A ‘Beach Boy’ Remains Immersed in His Craft : Canoeing: ‘Whitey’ Harrison was in the first 26-mile outrigger race in 1959 from Newport Beach to Catalina Island. The competition’s still around--this year’s is Saturday--and so is Harrison.


It’s a hot, glaring day at the Newport Dunes, the kind of day that calls for a hat. Lorrin Harrison is wearing one, a bell-shaped number that covers his tanned face like a small umbrella.

Harrison, who turned 80 in April, is proud of that hat. He fashioned it himself out of straw, just the other morning, in a few quick hours.

“It was simple. I needed a hat, so I put together a hat,” Harrison says, casually touching the brim. “Not many people I know can do them, but I make them all the time. I’m pretty good at it.”

That tells something about Harrison, known as “Whitey” since his earliest surfing days in the late ‘20s. He has busy hands and a can-do attitude that’s turned him into something of a legend, especially where waves break and outrigger canoes are launched.


The San Juan Capistrano resident made his first surfboards out of redwood planks, joining a small band of riders who became known in the Southland as “The Beach Boys” way before the Wilson brothers adopted the name for their garage band. When not surfing, Harrison learned the outrigger craft, both in California and Hawaii, where the sleek boats originated.

That eventually led to Harrison helping to form the Dana Outrigger Club and Kalifornia Outrigger Assn. in the ‘50s, two groups that are still around. He was the steersman for the association’s first 26-mile race in 1959 from Newport Beach to Catalina Island, now an annual event taking place Saturday as part of the two-weekend-long SeaFest at the Dunes.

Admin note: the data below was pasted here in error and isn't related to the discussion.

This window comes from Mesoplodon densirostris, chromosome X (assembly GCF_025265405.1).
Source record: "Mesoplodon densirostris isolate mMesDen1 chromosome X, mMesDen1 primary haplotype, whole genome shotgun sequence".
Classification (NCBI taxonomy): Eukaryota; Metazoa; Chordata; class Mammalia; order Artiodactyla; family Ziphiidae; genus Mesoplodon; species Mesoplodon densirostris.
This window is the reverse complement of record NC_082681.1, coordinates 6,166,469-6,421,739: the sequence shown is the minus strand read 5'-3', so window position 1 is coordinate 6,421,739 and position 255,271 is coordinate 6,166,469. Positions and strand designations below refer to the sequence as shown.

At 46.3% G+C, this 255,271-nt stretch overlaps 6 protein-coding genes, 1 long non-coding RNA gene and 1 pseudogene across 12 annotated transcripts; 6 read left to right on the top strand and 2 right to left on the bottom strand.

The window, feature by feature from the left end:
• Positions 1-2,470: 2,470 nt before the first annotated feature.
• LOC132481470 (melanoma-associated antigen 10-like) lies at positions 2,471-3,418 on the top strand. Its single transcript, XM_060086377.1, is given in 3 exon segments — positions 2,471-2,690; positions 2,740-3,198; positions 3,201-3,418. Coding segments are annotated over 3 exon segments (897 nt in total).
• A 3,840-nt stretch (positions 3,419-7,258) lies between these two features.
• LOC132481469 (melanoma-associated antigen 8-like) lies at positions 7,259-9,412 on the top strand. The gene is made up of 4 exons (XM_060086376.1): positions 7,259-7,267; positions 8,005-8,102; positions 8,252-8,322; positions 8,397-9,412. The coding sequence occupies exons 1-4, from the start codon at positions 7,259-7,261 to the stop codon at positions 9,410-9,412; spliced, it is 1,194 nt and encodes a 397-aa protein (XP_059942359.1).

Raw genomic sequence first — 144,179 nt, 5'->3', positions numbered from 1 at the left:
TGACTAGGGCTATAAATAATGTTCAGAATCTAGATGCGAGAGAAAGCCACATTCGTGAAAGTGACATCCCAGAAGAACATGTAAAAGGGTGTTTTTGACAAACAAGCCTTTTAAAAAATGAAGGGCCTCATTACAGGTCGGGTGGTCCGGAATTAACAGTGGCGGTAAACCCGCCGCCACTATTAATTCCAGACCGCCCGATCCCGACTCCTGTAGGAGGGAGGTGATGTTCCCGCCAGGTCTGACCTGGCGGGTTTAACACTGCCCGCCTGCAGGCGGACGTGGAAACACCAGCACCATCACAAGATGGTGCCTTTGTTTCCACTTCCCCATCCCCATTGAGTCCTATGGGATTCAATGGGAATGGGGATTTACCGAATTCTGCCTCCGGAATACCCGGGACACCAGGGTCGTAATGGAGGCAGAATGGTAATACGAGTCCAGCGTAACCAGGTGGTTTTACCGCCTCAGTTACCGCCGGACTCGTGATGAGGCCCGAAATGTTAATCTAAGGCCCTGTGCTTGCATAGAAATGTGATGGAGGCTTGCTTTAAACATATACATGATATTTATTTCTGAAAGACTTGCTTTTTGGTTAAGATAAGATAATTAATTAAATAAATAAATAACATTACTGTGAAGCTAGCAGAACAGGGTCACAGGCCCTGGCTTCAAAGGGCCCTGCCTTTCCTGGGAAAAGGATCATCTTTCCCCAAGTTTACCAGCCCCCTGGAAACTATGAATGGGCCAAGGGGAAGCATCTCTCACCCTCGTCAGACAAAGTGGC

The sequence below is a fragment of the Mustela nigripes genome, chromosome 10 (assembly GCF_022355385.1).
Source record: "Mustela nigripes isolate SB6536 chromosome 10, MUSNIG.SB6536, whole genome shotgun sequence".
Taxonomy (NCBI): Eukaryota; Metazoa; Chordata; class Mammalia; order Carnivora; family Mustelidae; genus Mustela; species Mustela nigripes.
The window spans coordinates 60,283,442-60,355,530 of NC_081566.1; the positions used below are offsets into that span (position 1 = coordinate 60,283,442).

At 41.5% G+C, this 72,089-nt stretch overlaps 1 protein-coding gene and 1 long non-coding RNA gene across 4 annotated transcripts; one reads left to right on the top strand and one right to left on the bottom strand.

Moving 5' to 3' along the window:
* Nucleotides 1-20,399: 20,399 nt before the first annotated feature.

While watching the outrigger teams practice this afternoon, Harrison turned his attention to that first race. “Enough about this hat,” he says. “I bet you want to know about the race. I guess that’s why we’re here.”

The days before were vivid, especially for the “Hawaiian all-stars” crew, which was flown over to generate local interest. Most had never been to the Mainland and were predictably awed. There were parties (“We had one, kind of a luau, where everybody got to eat all the goat they wanted. They liked that.”) and the chance to learn about each other (“Hawaiians love life; they know how to enjoy themselves. We all got along just great, and everybody lived it up.”).